How do you write a net ionic equation? Show an example please.

1 Answer
May 18, 2017

I am pretending you don't know how to write the complete ionic reaction either, so let's just start from there.

Let's say we have silver nitrate reacting with sodium phosphate. Then, our unbalanced reaction is:

#"AgNO"_3(aq) + "Na"_3"PO"_4(aq) -> "Ag"_3"PO"_4(s) + "NaNO"_3(aq)#

To balance this, one way is to balance the sodium cations, and then the nitrate polyatomic ions, which consequently also balances the silver cations.

#3"AgNO"_3(aq) + "Na"_3"PO"_4(aq) -> "Ag"_3"PO"_4(s) + 3"NaNO"_3(aq)#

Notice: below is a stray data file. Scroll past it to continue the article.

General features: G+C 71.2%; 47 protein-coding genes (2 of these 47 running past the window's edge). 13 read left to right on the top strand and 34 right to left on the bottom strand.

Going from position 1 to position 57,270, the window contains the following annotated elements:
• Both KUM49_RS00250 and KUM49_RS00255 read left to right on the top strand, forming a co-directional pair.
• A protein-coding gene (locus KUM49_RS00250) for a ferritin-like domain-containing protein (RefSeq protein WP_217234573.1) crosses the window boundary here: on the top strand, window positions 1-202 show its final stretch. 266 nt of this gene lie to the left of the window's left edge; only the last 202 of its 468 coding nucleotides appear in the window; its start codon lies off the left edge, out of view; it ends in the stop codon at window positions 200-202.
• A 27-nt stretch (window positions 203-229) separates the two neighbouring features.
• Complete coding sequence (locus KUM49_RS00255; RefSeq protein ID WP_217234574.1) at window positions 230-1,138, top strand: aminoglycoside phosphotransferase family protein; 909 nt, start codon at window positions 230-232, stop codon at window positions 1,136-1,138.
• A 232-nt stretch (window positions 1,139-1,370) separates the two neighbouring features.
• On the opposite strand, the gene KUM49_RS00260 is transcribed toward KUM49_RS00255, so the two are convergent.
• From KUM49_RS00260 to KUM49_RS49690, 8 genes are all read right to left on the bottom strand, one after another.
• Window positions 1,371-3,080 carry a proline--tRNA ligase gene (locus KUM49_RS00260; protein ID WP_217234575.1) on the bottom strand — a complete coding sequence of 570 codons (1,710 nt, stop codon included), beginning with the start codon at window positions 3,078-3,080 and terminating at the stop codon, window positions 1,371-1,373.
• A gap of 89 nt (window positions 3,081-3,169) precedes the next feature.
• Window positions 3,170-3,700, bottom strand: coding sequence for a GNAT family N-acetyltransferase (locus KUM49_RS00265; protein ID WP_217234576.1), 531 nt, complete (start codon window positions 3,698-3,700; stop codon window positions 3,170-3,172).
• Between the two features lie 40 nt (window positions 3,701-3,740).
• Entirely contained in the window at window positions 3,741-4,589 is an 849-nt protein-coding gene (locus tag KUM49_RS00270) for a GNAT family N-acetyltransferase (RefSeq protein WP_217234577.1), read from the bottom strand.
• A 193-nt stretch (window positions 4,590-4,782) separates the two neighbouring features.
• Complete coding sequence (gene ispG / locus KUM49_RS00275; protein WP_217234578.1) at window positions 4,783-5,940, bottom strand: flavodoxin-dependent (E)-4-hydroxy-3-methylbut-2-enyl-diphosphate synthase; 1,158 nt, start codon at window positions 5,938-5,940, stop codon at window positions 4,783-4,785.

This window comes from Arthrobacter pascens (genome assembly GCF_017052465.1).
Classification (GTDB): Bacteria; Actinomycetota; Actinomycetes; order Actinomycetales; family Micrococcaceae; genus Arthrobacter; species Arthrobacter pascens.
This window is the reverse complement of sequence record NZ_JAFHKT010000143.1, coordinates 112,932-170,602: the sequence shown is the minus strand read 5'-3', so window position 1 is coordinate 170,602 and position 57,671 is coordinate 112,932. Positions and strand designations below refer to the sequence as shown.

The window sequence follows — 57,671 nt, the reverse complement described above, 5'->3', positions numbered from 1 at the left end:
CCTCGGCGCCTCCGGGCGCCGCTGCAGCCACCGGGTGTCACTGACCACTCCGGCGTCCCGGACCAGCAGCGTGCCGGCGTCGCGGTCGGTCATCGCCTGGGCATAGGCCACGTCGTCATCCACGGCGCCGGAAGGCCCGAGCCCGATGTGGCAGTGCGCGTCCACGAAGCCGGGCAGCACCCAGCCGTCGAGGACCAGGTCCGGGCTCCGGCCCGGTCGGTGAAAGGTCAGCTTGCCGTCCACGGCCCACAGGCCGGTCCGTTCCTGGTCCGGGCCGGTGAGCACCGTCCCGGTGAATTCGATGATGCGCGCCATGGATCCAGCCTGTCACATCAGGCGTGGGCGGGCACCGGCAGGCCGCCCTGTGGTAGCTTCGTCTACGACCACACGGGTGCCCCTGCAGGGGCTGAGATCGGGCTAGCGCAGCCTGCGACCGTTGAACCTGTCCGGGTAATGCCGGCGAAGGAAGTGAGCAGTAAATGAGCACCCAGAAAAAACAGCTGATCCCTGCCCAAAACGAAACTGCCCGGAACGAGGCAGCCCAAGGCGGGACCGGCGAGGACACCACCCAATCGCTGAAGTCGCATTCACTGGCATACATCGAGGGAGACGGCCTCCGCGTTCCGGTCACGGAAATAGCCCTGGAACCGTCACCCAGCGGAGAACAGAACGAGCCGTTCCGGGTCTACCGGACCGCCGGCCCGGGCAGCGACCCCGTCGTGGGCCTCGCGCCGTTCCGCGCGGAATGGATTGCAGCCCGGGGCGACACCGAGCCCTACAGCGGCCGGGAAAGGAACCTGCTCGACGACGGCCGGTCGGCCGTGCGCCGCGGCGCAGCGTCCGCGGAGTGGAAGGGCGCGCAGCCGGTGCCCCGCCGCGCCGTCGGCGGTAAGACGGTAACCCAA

The complete ionic reaction is when we separate out the soluble ions. Anything aqueous is soluble in water. Thus (and don't forget to distribute the coefficients!):

#3"Ag"^(+)(aq) + 3"NO"_3^(-)(aq) + 3"Na"^(+)(aq) + "PO"_4^(3-)(aq) -> "Ag"_3"PO"_4(s) + 3"Na"^(+)(aq) + 3"NO"_3^(-)(aq)#

Now, if we notice the spectator ions on each side, i.e. the ions that are common to each side, they don't do squat. So:

#3"Ag"^(+)(aq) + cancel(3"NO"_3^(-)(aq)) + cancel(3"Na"^(+)(aq)) + "PO"_4^(3-)(aq) -> "Ag"_3"PO"_4(s) + cancel(3"Na"^(+)(aq)) + cancel(3"NO"_3^(-)(aq))#

The net ionic reaction is the result of this cancellation of spectator ions:

#color(blue)(3"Ag"^(+)(aq) + "PO"_4^(3-)(aq) -> "Ag"_3"PO"_4(s))#

In essence, it is just a narrowed-down version of the important part of the reaction.